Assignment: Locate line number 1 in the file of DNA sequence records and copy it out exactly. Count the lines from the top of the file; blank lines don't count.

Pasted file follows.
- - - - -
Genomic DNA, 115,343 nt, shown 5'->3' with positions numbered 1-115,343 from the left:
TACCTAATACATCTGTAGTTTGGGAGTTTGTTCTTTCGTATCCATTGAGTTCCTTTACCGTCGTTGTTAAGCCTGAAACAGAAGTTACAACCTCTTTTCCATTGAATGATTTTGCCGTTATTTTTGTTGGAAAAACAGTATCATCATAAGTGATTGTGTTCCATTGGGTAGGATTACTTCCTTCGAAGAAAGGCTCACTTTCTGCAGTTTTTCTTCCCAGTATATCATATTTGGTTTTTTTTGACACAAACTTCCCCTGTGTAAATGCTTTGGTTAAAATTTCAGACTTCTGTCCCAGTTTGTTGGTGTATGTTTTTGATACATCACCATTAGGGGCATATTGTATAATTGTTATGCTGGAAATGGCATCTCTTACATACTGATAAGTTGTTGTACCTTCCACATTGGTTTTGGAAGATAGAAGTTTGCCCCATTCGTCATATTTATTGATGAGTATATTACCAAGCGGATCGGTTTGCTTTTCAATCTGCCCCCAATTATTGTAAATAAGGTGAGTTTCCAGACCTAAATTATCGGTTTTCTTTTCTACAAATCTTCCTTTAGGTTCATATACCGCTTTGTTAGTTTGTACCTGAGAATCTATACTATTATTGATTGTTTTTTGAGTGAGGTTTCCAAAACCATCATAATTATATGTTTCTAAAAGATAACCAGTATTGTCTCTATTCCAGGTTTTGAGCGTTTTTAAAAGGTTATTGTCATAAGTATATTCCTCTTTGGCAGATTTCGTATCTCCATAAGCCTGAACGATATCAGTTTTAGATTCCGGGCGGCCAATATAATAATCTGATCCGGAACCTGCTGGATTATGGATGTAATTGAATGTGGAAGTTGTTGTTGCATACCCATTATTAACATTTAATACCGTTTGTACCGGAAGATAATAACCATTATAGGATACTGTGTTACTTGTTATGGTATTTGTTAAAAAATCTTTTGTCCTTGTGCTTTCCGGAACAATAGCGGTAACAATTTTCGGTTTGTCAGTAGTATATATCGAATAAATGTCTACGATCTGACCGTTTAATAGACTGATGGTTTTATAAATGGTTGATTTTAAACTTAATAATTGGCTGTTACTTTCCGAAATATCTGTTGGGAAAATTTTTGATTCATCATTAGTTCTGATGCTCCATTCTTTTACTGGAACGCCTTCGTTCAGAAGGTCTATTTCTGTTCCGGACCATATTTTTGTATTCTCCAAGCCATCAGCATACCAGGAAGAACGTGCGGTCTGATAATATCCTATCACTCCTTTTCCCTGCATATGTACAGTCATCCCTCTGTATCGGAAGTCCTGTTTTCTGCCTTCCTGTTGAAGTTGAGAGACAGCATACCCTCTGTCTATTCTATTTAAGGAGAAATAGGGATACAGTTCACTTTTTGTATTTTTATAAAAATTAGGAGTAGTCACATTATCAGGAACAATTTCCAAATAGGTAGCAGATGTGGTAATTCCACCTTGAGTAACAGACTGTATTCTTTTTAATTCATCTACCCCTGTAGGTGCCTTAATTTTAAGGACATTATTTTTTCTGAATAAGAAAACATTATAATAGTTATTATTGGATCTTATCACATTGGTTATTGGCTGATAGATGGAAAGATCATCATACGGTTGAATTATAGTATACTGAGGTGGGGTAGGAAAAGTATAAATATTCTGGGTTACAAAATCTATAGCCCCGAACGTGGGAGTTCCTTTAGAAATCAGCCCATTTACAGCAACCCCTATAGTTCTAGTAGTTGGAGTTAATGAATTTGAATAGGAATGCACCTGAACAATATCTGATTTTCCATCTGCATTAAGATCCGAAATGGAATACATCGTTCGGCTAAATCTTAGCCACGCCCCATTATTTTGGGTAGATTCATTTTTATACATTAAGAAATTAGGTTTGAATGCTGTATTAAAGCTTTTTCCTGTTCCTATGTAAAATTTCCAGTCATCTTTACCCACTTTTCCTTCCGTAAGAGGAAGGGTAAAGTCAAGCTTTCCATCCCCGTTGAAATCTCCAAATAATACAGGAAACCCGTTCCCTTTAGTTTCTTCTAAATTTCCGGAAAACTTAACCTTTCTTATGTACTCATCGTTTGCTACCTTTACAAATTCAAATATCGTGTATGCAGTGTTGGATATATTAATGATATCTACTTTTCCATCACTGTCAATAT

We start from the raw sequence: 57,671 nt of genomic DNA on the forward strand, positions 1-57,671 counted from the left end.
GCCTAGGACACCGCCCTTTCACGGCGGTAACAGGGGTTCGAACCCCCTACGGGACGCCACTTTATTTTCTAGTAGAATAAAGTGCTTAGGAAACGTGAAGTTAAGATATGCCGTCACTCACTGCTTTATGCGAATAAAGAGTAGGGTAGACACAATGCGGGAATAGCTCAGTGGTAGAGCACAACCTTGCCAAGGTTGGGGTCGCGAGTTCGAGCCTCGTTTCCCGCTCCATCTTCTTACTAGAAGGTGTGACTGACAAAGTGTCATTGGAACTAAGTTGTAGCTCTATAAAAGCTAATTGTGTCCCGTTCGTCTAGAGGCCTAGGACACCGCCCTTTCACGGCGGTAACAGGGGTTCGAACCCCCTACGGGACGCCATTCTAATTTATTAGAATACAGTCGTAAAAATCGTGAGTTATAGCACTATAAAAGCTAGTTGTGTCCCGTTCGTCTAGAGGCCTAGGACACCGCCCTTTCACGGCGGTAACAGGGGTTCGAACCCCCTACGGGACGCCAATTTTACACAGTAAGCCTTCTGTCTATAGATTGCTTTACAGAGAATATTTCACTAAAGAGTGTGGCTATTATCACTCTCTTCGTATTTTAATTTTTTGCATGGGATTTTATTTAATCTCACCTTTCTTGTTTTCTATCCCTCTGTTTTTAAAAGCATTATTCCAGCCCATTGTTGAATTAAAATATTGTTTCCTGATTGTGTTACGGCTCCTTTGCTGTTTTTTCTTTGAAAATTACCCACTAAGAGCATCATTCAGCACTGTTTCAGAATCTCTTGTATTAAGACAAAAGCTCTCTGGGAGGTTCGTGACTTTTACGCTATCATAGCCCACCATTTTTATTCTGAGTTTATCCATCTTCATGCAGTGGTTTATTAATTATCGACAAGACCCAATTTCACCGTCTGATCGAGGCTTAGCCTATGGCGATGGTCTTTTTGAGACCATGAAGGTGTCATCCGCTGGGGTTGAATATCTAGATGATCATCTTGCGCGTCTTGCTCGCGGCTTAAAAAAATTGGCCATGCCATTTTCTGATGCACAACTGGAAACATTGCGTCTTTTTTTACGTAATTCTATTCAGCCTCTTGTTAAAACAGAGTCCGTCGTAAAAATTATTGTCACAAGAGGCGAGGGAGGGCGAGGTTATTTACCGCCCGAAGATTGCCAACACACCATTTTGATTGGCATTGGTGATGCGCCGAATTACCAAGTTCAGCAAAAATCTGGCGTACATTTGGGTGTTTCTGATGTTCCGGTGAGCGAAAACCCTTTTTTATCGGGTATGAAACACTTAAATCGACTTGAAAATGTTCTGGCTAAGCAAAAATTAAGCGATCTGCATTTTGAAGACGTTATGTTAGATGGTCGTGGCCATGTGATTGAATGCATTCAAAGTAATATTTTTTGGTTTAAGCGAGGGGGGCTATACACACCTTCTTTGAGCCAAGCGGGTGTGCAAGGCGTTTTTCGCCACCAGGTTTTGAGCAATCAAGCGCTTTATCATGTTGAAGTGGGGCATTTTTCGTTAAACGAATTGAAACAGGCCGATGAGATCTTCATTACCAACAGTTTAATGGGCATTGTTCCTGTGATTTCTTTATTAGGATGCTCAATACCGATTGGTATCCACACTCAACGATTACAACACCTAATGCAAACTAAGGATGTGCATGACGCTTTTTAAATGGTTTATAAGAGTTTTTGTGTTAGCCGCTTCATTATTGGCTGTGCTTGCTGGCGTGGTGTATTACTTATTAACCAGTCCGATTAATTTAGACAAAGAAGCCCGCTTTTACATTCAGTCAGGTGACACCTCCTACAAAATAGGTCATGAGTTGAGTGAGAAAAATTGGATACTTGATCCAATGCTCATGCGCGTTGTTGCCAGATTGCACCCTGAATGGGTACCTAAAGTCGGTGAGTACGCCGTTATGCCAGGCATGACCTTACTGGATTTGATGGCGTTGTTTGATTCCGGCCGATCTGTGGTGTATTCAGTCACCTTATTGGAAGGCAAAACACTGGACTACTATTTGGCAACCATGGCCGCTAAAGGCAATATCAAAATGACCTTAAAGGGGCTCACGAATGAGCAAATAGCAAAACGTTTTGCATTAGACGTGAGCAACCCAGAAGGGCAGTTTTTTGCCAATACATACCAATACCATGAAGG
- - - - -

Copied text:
Genomic DNA, 115,343 nt, shown 5'->3' with positions numbered 1-115,343 from the left: